The increasing adoption of advanced driver assistance systems presents a fascinating challenge for verification and testing engineers. Perhaps more so than any other aspect of a vehicle, this is where the actions of a machine and a human driver become entwined. And it means human beings are a vital part of the test and verification process for vehicles with ADAS.
Ironically, the sheer scope of this technology often means that human input is intentionally reduced in the early stages of verification. If one considers all the possible scenarios that might be presented to a collision avoidance system, for instance, it’s easy enough to conclude that it can lead to hundreds of thousands of combinations that would require scrutiny. Consequently, off-line simulation tools are required to slug through the intense number crunching that is needed to generate all the objective maps and response surfaces required to predict complex behaviors in the early development stages. While this is efficient and productive, purely objective feedback cannot inform vehicle designers about how evaluation drivers might respond to implementations.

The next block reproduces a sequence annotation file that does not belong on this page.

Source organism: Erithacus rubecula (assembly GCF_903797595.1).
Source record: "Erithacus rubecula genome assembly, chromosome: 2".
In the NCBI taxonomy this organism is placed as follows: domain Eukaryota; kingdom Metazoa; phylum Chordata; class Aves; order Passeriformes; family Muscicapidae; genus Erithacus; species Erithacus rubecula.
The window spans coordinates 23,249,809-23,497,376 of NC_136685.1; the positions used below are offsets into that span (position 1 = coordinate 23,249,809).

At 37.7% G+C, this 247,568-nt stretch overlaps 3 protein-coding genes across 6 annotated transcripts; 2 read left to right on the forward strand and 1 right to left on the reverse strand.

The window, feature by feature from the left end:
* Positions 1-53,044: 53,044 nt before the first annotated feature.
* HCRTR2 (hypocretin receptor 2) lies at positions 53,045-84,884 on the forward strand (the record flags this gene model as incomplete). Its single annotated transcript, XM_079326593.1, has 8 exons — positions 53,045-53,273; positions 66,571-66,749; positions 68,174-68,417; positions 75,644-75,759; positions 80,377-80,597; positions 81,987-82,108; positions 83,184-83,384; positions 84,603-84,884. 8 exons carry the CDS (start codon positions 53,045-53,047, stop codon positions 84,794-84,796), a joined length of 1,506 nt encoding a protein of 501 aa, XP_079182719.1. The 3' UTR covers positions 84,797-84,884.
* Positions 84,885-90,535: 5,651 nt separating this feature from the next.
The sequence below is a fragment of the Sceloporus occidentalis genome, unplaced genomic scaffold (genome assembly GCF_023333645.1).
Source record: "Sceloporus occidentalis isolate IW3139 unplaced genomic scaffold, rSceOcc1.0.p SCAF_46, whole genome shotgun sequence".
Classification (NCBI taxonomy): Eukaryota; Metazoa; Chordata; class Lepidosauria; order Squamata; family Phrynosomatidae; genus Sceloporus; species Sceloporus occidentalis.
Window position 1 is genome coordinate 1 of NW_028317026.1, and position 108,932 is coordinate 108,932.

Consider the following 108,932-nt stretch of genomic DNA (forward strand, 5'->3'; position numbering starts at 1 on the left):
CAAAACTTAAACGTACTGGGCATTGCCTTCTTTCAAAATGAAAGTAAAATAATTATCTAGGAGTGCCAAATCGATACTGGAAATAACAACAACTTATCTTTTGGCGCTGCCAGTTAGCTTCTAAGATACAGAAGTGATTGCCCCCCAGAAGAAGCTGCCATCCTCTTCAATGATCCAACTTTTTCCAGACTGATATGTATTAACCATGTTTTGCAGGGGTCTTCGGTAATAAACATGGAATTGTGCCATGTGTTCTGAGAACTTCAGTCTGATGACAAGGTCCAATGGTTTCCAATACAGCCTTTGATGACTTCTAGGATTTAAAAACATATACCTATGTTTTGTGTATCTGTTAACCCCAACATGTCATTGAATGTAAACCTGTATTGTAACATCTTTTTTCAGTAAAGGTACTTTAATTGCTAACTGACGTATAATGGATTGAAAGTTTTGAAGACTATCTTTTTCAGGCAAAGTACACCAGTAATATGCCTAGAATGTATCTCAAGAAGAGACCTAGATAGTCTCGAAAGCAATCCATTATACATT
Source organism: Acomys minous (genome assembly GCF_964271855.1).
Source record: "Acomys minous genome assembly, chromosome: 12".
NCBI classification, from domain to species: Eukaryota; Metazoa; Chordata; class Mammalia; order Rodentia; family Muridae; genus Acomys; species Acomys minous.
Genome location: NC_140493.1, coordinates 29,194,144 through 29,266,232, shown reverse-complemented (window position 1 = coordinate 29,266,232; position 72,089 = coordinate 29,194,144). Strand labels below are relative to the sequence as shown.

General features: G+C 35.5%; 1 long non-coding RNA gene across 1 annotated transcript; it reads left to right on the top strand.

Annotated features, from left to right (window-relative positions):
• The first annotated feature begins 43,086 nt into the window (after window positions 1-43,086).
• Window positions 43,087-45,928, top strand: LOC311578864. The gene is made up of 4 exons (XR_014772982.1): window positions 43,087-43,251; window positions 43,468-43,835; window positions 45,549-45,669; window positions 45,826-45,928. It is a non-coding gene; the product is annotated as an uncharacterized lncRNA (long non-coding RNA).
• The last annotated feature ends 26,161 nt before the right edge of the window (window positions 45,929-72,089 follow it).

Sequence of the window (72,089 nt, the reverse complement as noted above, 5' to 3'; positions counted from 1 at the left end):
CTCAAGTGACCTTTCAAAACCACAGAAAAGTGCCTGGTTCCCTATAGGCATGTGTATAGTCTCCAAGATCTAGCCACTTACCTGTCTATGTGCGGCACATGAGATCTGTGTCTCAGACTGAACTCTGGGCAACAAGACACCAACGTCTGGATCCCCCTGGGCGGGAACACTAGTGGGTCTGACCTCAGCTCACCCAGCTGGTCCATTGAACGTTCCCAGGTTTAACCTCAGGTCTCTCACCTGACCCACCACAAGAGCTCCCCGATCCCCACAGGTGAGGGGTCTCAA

So, as soon as objective predictions can be whittled down into a more manageable subset of scenarios it makes good sense to bring human drivers into the test program. After all, people will ultimately decide the success or failure of vehicle features and functions in the marketplace. For example, the point where functions such as ESC or AEB should intervene is highly subjective. These tend to occur in highly dynamic situations, where it’s vital to get representative inputs from a real driver to guard against behavior conflicts.